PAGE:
Movies

The Big Reveal In ‘Don’t Worry Darling’ Is That It Has Absolutely Nothing To Say

As M. Night Shyamalan illustrated early in his career, there are two main types of “big twist” reveals: the kind that reveal an entire world of possibility and hidden meaning that you didn’t notice the first time around, like Bruce Willis being dead the entire time in The Sixth Sense (spoiler?); and the kind that explain the action coming before and reduce it down to something a little more disappointing, a little more mundane, like finding out the village in The Village wasn’t actually a 19th century settlement menaced by supernatural creatures, but a facsimile of it existing in modern times, with nary a creature to be found. There’s a reason people loved The Sixth Sense and not The Village. One introduced the supernatural, the other killed it.

In Don’t Worry Darling, Olivia Wilde and her screenwriters (Katie Silberman; Carey and Shane Van Dyke*) introduce possibly a third kind of big twist reveal, a kind that exposes a previously engaging story as pure artifice. Watching Don’t Worry Darling (which at least gave us an entertaining press tour, God bless it for that) is like some kind of reverse Pleasantville situation, where after the twist comes, rather than suddenly exposing you to a world of vivid color, it’s like all the town’s buildings are suddenly revealed as movie set facades and the landscapes become painted backdrops. Pinocchio turns back into wood and collapses to the floor, and the movie keeps going for another 30 minutes while Geppetto unconvincingly throws his voice.

Florence Pugh (who may or may not have been feuding with her director on the set) plays Alice Chambers, devoted sorta Stepford wife to Jack (British pop star Harry Styles), who’s so obsessed with his hotwife that when he comes home from work to find a nice roast beef dinner, he throws Alice on the table instead, yanks off her underwear and has himself another sort of nice roast beef dinner (I’m so sorry for this). The two live in a planned community full of bungalow-style houses in what looks like Palm Springs, where all the men work on a mysterious, Cold War-era-esque defense project, and all the women spend their days drinking martinis, going to ballet classes together, and talking about their husbands.

Project Victory, the project and the town are called, which are led by Frank (Chris Pine), who, supported by his mostly mute wife played by Gemma Chan, gives the men vaguely intimidating pump-up speeches and generally doles out patronage like a king at court (or like a tech executive with much better clothes). Other than that it seems like a pretty nice life — impeccably-styled mid-century modern home furnishings, great soul music always on the turntable, rampant generally sanctioned alcoholism — and yet Alice can’t shake the feeling that something is amiss. Like the time she goes to crack some eggs to make her famous deviled eggs** and they’re all revealed to be empty shells. What the f*ck?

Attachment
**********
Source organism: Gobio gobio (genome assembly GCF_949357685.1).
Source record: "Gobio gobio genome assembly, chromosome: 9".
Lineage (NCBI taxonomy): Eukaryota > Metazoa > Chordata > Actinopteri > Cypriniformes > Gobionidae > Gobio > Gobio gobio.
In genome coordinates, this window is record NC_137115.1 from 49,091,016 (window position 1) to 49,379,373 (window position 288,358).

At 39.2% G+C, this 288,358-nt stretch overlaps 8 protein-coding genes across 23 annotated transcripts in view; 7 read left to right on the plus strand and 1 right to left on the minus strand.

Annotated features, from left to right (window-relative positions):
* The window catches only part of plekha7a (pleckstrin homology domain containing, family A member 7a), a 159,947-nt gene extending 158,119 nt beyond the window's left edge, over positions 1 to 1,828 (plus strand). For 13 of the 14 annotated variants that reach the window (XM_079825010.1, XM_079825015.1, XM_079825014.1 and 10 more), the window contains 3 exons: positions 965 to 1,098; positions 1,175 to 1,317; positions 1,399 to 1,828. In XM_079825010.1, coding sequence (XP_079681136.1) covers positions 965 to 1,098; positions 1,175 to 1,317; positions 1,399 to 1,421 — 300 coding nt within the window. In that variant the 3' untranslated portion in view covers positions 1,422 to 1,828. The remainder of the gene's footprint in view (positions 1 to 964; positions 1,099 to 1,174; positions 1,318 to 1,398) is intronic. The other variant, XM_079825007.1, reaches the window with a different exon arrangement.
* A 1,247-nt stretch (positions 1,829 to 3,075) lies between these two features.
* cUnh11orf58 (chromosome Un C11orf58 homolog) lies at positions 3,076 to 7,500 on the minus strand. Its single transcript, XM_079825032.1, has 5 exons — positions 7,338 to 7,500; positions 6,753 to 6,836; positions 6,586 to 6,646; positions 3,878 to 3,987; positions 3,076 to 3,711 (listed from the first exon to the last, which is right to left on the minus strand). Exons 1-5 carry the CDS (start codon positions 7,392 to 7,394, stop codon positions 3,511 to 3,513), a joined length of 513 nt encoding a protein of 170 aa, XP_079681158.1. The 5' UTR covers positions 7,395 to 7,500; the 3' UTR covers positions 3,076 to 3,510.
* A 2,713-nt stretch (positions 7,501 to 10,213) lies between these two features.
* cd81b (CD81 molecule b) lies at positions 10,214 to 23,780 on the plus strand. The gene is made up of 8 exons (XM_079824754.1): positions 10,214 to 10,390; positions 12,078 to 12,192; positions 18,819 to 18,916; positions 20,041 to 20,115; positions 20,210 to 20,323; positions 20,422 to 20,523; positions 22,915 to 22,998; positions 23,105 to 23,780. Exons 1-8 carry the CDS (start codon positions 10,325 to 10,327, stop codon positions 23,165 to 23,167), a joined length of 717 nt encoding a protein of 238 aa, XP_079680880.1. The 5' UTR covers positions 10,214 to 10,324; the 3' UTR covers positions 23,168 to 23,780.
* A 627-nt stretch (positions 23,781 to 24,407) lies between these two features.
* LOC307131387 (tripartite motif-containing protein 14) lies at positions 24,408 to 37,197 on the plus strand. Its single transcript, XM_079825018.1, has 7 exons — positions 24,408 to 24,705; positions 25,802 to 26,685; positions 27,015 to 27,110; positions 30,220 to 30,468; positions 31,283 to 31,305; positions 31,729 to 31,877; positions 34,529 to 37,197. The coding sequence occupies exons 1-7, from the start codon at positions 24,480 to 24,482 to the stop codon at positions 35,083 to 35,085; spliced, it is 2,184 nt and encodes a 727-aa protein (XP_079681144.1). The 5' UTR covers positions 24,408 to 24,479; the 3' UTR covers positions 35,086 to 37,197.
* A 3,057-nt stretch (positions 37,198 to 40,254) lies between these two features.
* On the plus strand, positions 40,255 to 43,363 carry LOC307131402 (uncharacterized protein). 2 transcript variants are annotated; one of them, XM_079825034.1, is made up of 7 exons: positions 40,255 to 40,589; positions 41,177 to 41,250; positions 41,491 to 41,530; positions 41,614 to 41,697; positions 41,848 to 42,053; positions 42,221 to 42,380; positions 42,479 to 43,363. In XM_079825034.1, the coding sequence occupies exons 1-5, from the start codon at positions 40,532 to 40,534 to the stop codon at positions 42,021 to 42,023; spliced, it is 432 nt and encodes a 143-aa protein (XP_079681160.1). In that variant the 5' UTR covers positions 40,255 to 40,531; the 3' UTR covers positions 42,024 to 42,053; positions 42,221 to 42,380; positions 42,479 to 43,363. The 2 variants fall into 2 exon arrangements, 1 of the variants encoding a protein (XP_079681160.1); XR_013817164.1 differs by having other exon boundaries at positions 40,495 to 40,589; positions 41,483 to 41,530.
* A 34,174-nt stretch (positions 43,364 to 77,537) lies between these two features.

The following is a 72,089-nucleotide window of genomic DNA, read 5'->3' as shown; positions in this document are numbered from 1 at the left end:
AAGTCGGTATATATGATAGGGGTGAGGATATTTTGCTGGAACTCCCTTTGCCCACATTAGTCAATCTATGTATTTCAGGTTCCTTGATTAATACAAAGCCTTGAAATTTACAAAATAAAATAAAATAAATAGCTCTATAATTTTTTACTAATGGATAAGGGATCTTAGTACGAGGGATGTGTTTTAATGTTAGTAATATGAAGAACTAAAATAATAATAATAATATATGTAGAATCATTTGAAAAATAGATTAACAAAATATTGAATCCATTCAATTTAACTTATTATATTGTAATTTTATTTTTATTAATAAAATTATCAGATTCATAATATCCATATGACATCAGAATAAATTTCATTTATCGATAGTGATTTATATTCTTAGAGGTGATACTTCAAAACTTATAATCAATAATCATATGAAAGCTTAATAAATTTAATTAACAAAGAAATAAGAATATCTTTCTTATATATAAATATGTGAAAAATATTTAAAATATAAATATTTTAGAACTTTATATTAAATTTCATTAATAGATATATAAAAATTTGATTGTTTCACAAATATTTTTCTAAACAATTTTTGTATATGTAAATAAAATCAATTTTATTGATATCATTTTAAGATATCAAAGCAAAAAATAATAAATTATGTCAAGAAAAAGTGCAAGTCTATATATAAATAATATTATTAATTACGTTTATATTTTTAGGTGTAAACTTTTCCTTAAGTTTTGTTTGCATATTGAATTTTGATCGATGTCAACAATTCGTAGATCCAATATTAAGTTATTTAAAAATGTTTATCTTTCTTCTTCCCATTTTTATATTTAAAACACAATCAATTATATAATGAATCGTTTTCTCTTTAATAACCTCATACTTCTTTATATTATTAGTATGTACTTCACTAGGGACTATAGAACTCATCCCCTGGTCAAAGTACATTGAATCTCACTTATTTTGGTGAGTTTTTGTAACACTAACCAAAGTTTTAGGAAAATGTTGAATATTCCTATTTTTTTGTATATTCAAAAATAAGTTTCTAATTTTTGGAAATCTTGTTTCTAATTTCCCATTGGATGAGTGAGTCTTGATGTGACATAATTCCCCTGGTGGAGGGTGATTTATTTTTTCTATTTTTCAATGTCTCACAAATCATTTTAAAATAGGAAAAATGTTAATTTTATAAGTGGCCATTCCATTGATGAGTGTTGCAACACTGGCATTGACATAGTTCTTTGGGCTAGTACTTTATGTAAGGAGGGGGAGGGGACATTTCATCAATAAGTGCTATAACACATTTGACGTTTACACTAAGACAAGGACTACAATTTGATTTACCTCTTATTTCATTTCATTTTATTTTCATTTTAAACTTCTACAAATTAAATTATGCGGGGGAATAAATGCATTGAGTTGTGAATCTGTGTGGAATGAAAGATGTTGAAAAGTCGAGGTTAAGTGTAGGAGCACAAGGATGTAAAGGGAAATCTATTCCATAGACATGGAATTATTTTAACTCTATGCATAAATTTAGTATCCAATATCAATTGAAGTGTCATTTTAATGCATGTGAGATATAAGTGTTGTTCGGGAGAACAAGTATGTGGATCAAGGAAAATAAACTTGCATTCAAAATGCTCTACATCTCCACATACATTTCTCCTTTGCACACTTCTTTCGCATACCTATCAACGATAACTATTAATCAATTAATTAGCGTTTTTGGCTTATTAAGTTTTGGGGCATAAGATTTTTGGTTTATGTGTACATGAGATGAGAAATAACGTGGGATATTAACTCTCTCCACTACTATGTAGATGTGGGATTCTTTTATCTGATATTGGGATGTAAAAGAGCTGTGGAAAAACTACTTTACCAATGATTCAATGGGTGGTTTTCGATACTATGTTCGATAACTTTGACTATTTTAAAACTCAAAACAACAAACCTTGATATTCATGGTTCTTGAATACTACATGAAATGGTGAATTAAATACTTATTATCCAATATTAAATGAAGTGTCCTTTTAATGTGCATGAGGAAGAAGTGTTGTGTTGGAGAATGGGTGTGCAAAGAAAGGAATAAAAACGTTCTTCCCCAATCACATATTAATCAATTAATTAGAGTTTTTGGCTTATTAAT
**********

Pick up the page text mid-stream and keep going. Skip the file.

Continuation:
Not once does the movie trouble itself to attach some meaning to those hollow eggs. Wilde only seems capable of illustrating Alice’s growing unease through these types of visual conceits, repeating hallucinatory music video-style montages that convey only the vague sense of psychological trauma and nothing specific.

The Chambers’ Mad Men paradise keeps getting weirder by degrees until finally Alice’s “technical engineer” husband gets a promotion, which he celebrates by doing a full Scatman tapdance routine onstage at the company outing at a moodily lit speakeasy. This is the last straw. We all know engineers can’t tap dance! And they definitely don’t have perfect hair and sympathetic doe eyes like Harry Styles (you can understand how Olivia Wilde fell in love with him — ALLEGEDLY — which, if she could admit it, she could point out male directors have been doing for years).

Alice once again runs off to Camp Victory’s “forbidden zone” where the hallucinations happen (the film really isn’t much more specific than that), and an hour and 15 or so minutes into the movie, Don’t Worry Darling finally lays its cards on the table. Without spoiling anything, the cards essentially say THANKS FOR PLAY CARD GAEM in crayon.

Don’t Worry Darling is sort of like The Matrix, if after The Matrix was revealed, the movie did nothing to explain how The Matrix actually works, or how Neo was supposed to bring it down, and only kept shouting what it was supposed to be a metaphor for at you for a while.

We know the movie is about gaslighting. Which is already a term so overused it threatens to become meaningless. A finale in which the heroine essentially screams “stop gaslighting me!” for 20 minutes is not an interesting way to explore the phenomenon, let alone develop these characters. It feels like the movie skipped from pitch (here is the premise, here are the themes, here’s why it will be timely to tell it) to production before it had a chance to become a story.

Which is a shame, because the cinematography looks great and the cast (Pugh, Styles, Pine, Nick Kroll, Kate Berlant, Kiki Lane…) are mostly acting their butts off. It’s all very alluring and sexy and intriguing right up until the point when it reveals that it has nothing to say.

*Dick’s grandson
**I’m genuinely unsure whether the movie knows that you have to boil eggs to make deviled eggs.

‘Don’t Worry Darling’ opens September 23rd in theaters nationwide. Vince Mancini is on Twitter. More reviews here.

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